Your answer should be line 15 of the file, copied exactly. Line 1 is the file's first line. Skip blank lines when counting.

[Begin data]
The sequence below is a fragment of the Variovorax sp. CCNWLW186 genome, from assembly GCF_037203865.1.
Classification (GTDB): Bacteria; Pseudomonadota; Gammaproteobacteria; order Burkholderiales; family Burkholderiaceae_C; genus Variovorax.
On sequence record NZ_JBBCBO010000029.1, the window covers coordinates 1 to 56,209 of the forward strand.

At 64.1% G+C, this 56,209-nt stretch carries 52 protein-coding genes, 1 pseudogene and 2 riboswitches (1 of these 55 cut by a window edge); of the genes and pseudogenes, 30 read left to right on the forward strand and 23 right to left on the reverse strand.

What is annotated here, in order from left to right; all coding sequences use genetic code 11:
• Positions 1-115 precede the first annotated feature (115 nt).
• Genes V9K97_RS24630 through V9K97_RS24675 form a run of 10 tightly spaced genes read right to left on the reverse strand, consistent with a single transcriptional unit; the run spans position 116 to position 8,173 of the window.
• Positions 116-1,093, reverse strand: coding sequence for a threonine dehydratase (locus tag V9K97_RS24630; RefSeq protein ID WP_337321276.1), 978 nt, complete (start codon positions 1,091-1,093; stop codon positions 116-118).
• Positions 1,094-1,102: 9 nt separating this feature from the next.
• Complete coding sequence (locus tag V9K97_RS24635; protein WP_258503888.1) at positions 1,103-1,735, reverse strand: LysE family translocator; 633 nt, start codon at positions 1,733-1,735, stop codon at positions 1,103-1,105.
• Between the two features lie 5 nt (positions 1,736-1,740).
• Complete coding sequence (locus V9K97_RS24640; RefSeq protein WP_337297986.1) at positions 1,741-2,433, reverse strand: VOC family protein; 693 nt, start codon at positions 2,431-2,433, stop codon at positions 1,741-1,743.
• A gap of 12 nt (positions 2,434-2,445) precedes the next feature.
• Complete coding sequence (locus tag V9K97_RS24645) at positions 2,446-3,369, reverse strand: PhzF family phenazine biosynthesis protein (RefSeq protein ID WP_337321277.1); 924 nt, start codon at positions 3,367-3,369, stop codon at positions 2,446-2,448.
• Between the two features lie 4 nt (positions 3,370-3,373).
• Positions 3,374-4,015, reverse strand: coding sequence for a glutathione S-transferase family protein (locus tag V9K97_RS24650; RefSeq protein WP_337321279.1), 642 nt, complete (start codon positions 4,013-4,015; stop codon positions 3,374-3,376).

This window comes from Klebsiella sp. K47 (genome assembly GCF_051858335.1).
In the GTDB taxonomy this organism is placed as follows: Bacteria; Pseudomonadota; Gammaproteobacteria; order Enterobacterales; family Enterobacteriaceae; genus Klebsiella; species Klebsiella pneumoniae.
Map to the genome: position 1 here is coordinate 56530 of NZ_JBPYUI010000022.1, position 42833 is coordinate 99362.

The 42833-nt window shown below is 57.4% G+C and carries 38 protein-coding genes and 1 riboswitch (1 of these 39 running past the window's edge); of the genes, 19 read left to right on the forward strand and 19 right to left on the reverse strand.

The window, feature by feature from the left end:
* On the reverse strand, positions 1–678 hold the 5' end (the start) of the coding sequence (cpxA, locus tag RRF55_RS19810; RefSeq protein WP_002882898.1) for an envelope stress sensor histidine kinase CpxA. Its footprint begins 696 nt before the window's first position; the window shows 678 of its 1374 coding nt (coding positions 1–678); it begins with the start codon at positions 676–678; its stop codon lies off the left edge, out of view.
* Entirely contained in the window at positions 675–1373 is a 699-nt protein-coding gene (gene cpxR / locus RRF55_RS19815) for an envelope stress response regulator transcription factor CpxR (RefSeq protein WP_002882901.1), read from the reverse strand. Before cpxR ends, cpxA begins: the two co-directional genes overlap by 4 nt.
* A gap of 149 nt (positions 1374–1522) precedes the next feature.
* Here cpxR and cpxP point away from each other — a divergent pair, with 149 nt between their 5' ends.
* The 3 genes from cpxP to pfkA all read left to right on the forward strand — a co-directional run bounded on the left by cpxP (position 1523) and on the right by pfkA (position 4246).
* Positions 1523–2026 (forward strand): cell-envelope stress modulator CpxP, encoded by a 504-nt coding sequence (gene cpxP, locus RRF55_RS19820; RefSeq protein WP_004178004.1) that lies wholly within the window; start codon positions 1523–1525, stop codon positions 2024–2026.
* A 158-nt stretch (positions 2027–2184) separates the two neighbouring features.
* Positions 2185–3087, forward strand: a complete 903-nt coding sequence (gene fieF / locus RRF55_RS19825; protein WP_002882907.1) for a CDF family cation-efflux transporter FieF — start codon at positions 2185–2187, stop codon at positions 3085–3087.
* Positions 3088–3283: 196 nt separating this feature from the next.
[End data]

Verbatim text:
• Between the two features lie 4 nt (positions 3,370-3,373).